Blood Res 2018; 53(2): 123-129  https://doi.org/10.5045/br.2018.53.2.123
Effectiveness of darbepoetin alfa in multiple myeloma patients receiving chemotherapy including novel agents
Sung-Eun Lee1, Young-Woo Jeon1, Jae-Ho Yoon1, Byung-Sik Cho1,2, Ki-Seong Eom1,2, Yoo-Jin Kim1,2, Hee-Je Kim1,2, Seok Lee1,2, Seok-Goo Cho1, Dong-Wook Kim1,2, Jong Wook Lee1, Woo-Sung Min1, and Chang-Ki Min1,2*

1Department of Hematology, Seoul St. Mary's Hospital, Seoul, Korea.

2Leukemia Research Institute, College of Medicine, The Catholic University of Korea, Seoul, Korea.

Correspondence to: Chang-Ki Min, M.D., Ph.D. Department of Hematology, Seoul St. Mary's Hospital, The Catholic University of Korea, 222 Banpodaero, Seocho-gu, Seoul 06591, Korea. ckmin@catholic.ac.kr
Received: November 19, 2017; Revised: December 11, 2017; Accepted: December 30, 2017; Published online: June 25, 2018.
© The Korean Journal of Hematology. All rights reserved.

Abstract

Background

The aim of this study was to evaluate the effects of darbepoetin alfa (DA) on hemoglobin (Hb) concentration and the need for transfusions in multiple myeloma (MM) patients receiving chemotherapy with novel agents.

Methods

Of 251 patients with MM who received DA therapy for at least 4 weeks, 142 who did not receive RBC transfusion during 4 weeks after DA initiation and started DA therapy at baseline Hb <10.0 g/dL were analyzed.

Results

After 4 weeks of DA therapy, 80 (60.6%) of 132 patients with evaluable data had Hb that increased ≥1.0 g/dL from baseline, while 50 (37.9%) had Hb that increased ≥2.0 g/dL from baseline. Pretreatment Hb level did not correlate with the proportion of patients with increased Hb. The median duration of DA therapy was 9.0 weeks. At the end of DA therapy, of 135 patients with evaluable data, 86 (60.6%) had Hb that increased ≥1.0 g/dL from baseline, while 67 (47.2%) had Hb that increased ≥2.0 g/dL from baseline. Stage III disease according to the International Staging System and absence of myeloma bone disease at diagnosis were independent predictors of higher Hb response during early DA therapy.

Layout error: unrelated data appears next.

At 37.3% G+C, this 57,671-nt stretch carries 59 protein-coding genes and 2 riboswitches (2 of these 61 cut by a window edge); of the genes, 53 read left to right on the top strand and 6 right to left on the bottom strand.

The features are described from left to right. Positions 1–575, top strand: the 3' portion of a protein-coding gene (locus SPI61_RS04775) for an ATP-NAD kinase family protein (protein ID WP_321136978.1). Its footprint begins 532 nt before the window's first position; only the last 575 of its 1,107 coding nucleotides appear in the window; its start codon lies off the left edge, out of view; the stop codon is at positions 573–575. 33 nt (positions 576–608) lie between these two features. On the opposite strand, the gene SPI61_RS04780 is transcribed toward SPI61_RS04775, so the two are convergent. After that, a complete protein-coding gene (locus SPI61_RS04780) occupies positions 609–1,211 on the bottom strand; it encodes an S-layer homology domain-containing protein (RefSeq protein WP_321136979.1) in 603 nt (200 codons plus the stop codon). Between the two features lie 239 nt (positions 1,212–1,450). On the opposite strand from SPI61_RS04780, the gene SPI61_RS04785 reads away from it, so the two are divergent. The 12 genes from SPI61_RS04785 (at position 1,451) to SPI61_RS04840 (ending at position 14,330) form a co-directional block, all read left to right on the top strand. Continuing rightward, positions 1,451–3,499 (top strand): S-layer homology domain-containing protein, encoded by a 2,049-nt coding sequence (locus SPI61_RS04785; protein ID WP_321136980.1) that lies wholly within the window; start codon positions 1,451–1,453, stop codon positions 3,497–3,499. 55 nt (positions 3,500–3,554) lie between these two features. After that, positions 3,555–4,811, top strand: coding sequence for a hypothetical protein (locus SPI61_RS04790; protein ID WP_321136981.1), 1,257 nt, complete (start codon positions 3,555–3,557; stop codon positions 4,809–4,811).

Conclusion

We demonstrated the efficacy of DA therapy in a homogeneous group of MM patients receiving chemotherapy. DA therapy significantly increased Hb concentration, regardless of baseline Hb level.

Keywords: Multiple myeloma, Anemia, Erythropoietin
INTRODUCTION

Anemia in multiple myeloma (MM) is common and results from multifactorial causes, with chronic anemia of cancer and cancer therapy being frequent causes. Kyle et al. reported hemoglobin (Hb) concentrations ≤12 g/dL in 73% of 1,027 anemic patients with newly-diagnosed MM (NDMM) [1]. The European Cancer Anaemia Survey (ECAS) of 2,316 evaluable patients (1,612 with lymphoma and 704 with MM) reported an anemia prevalence of 72.9% (MM, 85.3%; non-Hodgkin's lymphoma, 77.9%; Hodgkin's disease, 57.4%) and an incidence of 55.4% among chemotherapy patients [2].